"And here’s the men’s room,” Joel Kipper said, as if he was unveiling a great surprise.
Mayor Scott Avedisian pushed the door open to reveal two men in the process of installing ceiling partitions. There were now toilets and sinks where they hadn’t been only days before.
It seemed possible to imagine the restroom could be serviceable in 27 hours, although paint may still be tacky. But it seemed impossible that everything would be done in time to transform the former Verizon garage on Jefferson Boulevard into the new Ocean State Theatre Company by curtain time last night.
It will still be weeks before everything is in place but, in terms of public spaces, the theater is just about ready. The stage, with its set for The Winter Wonderettes, was aglow Tuesday afternoon as Avedisian was shown around. The banks of seats – 409 of them – most covered with plastic to protect them from dust and paint, were ready for patrons. Carpeting had yet to be installed and the concession stand was still coming together.
“You’re going to open tomorrow?” an incredulous member of the mayor’s contingent asked. “You’re going to have the public here tomorrow?”
“Not until 7,” replied Aimee Turner with a smile. There were still a full 24 hours and then some. Turner is the producing artistic director for the theater company. From her perspective, “The end is in sight.”
That’s a long way from where the building was in August, when work started. At that time it was a cavernous 20,000 square feet in a typical industrial concrete block building, with a flat steel roof and huge overhead doors. The company is leasing the building under a 20-year agreement with property owner Steve Socia. In addition, OSTC is renting the building next door and accompanying parking space. When OTSC picked the building, there was nothing artistic about the place.
That’s changing. The building has been painted a light turquoise, like no other building on Jefferson Boulevard. There’s no missing it. A glass wall rises at the entryway and it’s easy to envision patrons gathered, a buzz rippling through the crowd, during intermission.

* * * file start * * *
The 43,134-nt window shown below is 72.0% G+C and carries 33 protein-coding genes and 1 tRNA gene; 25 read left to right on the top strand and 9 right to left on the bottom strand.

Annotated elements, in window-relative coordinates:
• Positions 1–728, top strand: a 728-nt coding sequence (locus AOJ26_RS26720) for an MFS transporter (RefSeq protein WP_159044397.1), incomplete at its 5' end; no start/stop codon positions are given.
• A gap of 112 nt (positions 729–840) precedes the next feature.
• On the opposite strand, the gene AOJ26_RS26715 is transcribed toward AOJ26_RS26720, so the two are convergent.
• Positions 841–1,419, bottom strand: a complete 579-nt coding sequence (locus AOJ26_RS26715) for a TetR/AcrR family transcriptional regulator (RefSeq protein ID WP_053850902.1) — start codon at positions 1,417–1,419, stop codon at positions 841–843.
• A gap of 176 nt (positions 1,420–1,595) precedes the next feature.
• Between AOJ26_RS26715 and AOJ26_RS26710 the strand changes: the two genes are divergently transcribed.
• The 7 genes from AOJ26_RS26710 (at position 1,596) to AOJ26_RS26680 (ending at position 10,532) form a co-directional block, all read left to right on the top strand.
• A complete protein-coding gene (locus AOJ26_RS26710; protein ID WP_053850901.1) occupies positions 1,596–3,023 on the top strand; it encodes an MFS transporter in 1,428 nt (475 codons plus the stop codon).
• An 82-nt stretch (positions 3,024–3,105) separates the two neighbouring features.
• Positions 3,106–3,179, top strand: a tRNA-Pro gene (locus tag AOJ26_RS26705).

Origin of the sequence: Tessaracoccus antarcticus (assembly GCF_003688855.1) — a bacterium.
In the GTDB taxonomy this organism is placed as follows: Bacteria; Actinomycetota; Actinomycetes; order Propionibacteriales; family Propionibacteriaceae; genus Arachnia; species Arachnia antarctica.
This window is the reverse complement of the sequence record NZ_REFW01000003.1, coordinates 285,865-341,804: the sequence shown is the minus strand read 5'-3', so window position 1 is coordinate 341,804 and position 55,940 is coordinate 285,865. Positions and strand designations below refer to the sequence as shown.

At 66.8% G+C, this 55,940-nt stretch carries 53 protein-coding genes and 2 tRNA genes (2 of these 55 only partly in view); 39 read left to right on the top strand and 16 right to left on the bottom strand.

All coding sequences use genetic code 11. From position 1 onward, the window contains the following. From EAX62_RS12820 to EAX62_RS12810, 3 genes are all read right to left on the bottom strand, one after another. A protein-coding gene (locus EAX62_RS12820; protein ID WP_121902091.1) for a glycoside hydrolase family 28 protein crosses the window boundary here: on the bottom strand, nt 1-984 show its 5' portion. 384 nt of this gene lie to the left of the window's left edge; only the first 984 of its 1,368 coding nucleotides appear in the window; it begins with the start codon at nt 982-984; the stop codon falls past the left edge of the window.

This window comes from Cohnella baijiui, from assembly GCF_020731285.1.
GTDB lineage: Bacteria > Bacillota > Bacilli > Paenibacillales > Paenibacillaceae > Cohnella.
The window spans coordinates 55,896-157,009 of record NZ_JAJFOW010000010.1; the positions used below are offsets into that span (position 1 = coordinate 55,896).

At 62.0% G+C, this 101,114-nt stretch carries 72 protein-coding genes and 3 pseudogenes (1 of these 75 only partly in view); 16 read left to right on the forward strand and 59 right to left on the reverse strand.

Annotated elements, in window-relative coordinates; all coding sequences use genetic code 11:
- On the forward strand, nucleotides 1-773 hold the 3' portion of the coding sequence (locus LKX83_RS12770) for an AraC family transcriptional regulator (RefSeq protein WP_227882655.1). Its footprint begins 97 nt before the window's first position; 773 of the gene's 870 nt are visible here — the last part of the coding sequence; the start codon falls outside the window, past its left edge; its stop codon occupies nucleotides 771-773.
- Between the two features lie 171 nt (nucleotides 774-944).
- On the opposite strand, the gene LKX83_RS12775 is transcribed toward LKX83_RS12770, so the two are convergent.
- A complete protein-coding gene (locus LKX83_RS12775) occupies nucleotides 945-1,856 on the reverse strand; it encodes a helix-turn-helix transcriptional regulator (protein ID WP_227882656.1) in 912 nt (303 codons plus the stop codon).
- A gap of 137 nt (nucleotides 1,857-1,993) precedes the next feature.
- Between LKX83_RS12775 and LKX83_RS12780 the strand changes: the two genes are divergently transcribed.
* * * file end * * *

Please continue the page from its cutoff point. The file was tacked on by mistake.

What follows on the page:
Avedisian confessed he had trouble seeing what it might become in August.
“There was a big hole in the floor,” the mayor recalled. That hole became the orchestra pit. “It’s a big change in a few short months,” Avedisian said. “It’s pretty amazing.”
Even before the curtain rises, area businesses are seeing the theater’s impact. Managing partner Kipper said theater staff members have become regulars at the nearby Greenwood Inn and Iron Works Tavern. Avedisian reported group bookings at Iron Works for upcoming shows.
The mayor sees the theater as complimenting the nearby Warwick Station District with its plans for mixed office, residential and hotel use. The district is at the heart of the confluence of rail, air and highway traffic and often referred to as the downtown Warwick of tomorrow.
At the moment, Ocean State Theatre could use some of the traffic. Kipper said seats are available at all 25 performances of the Wonderettes and for the 22 scheduled performances of SantaLand Diaries.
“Yes, we have plenty of seats,” he said.
To get the word out, Ocean State mailed 39,000 cards. Kipper said only about 35 to 40 percent of the responders had followed the news that the company was making Warwick home.
Word has spread quickly. Kipper said the company has been flooded with calls from people volunteering as ushers.
“The entire Wethersfield Commons must have been down here,” he joked.
Friday is press night for the Wonderettes. The official grand opening is scheduled for the start of the subscription season on Jan. 23.
Guaranteed by then all but the finishing touches to the administrative offices and a whole bunch of space in the cellar will be done. Nothing stands still at the Ocean State Theatre Company for very long.